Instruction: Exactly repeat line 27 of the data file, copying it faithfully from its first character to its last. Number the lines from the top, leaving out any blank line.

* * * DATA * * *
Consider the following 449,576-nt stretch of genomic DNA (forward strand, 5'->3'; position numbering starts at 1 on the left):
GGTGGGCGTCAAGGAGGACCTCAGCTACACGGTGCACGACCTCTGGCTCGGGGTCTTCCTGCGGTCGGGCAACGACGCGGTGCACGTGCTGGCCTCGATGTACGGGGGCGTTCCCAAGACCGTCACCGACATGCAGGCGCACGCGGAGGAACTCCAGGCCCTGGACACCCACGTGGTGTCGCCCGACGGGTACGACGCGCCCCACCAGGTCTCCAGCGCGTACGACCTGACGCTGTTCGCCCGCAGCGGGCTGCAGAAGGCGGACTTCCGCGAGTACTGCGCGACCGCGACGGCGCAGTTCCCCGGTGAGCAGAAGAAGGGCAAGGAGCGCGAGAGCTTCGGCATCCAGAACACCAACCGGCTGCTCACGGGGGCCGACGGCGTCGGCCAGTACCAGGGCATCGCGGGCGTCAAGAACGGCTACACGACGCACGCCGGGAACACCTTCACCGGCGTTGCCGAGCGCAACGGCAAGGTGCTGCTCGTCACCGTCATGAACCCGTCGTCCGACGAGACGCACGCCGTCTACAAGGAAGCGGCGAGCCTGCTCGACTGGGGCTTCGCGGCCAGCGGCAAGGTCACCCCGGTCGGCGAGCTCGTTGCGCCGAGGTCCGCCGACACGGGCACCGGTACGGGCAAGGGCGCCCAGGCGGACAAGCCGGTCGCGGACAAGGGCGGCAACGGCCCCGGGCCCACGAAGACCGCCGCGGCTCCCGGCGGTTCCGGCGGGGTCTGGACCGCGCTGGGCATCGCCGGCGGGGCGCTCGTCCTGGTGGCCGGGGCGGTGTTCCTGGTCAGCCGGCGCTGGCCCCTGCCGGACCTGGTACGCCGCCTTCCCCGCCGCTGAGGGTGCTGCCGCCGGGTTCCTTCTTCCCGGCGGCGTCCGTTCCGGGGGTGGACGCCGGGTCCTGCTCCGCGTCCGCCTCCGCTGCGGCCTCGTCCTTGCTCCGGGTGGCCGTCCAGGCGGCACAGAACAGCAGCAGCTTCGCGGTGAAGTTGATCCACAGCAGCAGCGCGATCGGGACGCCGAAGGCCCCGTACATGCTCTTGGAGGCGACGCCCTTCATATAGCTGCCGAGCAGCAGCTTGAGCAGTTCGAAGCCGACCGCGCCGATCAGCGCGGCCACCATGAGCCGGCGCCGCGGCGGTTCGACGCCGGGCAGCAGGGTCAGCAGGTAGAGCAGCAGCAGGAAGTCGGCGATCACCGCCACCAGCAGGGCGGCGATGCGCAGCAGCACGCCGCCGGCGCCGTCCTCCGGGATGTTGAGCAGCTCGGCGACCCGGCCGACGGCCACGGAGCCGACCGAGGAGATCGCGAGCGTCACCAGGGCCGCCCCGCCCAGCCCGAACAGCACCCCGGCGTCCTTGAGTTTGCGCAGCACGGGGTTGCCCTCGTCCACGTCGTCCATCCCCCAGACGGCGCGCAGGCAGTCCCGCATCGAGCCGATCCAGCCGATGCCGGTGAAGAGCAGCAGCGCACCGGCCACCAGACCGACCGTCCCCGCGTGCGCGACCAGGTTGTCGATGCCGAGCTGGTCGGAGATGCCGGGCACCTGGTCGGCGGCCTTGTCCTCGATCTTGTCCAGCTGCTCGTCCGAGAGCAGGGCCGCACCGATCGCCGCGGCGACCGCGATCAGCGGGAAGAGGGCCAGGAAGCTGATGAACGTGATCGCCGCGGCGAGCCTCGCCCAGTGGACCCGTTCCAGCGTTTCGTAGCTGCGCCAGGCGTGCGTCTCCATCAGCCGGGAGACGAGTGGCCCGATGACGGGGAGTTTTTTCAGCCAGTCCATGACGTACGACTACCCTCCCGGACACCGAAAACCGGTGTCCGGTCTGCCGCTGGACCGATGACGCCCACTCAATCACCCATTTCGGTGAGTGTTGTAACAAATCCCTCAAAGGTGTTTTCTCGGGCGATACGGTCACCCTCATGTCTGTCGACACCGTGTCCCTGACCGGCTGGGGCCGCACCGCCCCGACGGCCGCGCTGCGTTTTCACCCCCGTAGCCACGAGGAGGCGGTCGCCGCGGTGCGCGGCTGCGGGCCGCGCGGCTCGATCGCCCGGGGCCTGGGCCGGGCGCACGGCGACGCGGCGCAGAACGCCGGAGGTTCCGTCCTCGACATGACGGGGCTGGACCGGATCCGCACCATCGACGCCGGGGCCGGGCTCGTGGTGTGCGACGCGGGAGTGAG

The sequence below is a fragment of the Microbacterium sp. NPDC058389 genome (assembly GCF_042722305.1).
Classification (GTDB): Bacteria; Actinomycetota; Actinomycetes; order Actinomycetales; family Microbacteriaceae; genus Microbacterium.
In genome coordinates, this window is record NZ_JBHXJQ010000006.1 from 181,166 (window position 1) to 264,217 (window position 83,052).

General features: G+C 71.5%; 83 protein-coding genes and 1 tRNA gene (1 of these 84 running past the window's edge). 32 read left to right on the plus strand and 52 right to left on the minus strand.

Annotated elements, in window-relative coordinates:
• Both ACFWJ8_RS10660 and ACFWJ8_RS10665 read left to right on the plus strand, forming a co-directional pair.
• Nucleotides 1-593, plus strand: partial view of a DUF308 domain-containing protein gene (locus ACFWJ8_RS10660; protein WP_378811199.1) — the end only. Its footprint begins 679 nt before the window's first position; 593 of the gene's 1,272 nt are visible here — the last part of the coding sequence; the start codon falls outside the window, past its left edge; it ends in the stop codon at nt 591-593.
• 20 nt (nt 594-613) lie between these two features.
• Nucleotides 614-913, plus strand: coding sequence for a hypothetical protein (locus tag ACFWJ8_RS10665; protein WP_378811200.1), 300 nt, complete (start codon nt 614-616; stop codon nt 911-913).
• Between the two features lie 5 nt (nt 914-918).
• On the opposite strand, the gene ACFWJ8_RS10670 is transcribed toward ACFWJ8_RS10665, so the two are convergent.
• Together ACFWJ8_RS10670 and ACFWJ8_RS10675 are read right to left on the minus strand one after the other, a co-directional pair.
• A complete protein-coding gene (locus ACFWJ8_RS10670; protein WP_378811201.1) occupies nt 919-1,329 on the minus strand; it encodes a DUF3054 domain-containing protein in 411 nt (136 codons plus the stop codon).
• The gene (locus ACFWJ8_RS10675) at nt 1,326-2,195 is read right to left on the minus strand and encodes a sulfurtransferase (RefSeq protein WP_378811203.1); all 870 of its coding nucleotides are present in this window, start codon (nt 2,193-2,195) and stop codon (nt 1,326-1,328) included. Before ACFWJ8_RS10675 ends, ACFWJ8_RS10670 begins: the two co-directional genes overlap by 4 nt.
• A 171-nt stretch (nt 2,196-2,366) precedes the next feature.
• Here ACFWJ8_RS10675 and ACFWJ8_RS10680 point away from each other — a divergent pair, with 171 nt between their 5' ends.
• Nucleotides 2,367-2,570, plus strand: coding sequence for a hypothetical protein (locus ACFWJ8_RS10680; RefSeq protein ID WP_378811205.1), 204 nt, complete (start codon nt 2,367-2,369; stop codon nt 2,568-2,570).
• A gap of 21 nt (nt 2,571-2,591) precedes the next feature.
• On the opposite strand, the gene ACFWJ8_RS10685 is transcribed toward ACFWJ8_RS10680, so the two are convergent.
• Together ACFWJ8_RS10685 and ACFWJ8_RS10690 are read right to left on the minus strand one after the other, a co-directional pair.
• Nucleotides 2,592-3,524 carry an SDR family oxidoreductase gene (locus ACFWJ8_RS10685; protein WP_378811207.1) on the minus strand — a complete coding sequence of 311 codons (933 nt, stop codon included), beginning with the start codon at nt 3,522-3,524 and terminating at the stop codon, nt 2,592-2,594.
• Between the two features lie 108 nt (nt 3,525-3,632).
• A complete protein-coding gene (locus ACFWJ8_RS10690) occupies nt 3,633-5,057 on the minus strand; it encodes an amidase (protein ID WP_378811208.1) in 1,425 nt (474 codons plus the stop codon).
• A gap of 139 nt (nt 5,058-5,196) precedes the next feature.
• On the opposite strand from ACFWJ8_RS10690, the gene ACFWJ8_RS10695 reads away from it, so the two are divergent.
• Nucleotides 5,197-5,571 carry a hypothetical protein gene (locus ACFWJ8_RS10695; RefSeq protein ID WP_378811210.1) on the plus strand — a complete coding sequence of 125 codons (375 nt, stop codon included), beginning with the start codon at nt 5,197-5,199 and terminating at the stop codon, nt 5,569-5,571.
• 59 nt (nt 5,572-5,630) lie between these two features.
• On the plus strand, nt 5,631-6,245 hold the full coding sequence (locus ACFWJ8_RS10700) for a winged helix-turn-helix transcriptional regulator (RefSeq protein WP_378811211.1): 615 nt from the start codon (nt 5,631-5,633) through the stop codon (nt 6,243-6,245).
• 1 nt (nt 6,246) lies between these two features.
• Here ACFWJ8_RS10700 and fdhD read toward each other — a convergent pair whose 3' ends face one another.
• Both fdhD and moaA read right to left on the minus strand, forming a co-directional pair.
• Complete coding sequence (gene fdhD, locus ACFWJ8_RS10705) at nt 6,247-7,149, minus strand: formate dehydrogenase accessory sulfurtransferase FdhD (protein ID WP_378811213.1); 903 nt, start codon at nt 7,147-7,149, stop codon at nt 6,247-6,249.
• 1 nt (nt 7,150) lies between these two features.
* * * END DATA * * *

• On the opposite strand from ACFWJ8_RS10690, the gene ACFWJ8_RS10695 reads away from it, so the two are divergent.